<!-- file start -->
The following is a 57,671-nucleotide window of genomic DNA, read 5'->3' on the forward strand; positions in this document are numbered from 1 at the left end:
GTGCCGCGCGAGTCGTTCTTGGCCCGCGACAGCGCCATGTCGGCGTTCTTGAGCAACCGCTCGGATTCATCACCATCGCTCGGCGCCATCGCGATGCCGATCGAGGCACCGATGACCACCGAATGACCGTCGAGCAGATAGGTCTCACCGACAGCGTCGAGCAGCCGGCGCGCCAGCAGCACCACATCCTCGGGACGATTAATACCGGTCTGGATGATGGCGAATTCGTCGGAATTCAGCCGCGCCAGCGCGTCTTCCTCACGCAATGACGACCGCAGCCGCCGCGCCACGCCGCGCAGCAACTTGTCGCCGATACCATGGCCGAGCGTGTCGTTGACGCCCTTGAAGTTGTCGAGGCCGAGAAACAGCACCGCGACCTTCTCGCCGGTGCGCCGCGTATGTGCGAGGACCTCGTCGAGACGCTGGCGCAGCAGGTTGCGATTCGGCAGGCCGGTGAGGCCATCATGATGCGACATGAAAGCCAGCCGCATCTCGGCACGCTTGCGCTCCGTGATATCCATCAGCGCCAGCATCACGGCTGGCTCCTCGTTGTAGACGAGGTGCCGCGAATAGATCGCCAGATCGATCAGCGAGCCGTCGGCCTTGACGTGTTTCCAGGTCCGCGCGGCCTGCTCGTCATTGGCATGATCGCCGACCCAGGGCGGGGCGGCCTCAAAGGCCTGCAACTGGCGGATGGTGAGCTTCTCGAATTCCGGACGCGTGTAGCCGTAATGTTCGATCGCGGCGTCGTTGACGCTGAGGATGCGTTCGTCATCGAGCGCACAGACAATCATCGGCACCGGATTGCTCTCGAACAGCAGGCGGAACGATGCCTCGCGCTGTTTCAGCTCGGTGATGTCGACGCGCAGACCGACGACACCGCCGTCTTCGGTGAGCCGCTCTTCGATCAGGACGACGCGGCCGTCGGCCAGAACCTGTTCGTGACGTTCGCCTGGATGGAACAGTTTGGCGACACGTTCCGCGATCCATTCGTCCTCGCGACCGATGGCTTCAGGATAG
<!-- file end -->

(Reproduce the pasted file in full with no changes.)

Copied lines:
The following is a 57,671-nucleotide window of genomic DNA, read 5'->3' on the forward strand; positions in this document are numbered from 1 at the left end:
GTGCCGCGCGAGTCGTTCTTGGCCCGCGACAGCGCCATGTCGGCGTTCTTGAGCAACCGCTCGGATTCATCACCATCGCTCGGCGCCATCGCGATGCCGATCGAGGCACCGATGACCACCGAATGACCGTCGAGCAGATAGGTCTCACCGACAGCGTCGAGCAGCCGGCGCGCCAGCAGCACCACATCCTCGGGACGATTAATACCGGTCTGGATGATGGCGAATTCGTCGGAATTCAGCCGCGCCAGCGCGTCTTCCTCACGCAATGACGACCGCAGCCGCCGCGCCACGCCGCGCAGCAACTTGTCGCCGATACCATGGCCGAGCGTGTCGTTGACGCCCTTGAAGTTGTCGAGGCCGAGAAACAGCACCGCGACCTTCTCGCCGGTGCGCCGCGTATGTGCGAGGACCTCGTCGAGACGCTGGCGCAGCAGGTTGCGATTCGGCAGGCCGGTGAGGCCATCATGATGCGACATGAAAGCCAGCCGCATCTCGGCACGCTTGCGCTCCGTGATATCCATCAGCGCCAGCATCACGGCTGGCTCCTCGTTGTAGACGAGGTGCCGCGAATAGATCGCCAGATCGATCAGCGAGCCGTCGGCCTTGACGTGTTTCCAGGTCCGCGCGGCCTGCTCGTCATTGGCATGATCGCCGACCCAGGGCGGGGCGGCCTCAAAGGCCTGCAACTGGCGGATGGTGAGCTTCTCGAATTCCGGACGCGTGTAGCCGTAATGTTCGATCGCGGCGTCGTTGACGCTGAGGATGCGTTCGTCATCGAGCGCACAGACAATCATCGGCACCGGATTGCTCTCGAACAGCAGGCGGAACGATGCCTCGCGCTGTTTCAGCTCGGTGATGTCGACGCGCAGACCGACGACACCGCCGTCTTCGGTGAGCCGCTCTTCGATCAGGACGACGCGGCCGTCGGCCAGAACCTGTTCGTGACGTTCGCCTGGATGGAACAGTTTGGCGACACGTTCCGCGATCCATTCGTCCTCGCGACCGATGGCTTCAGGATAG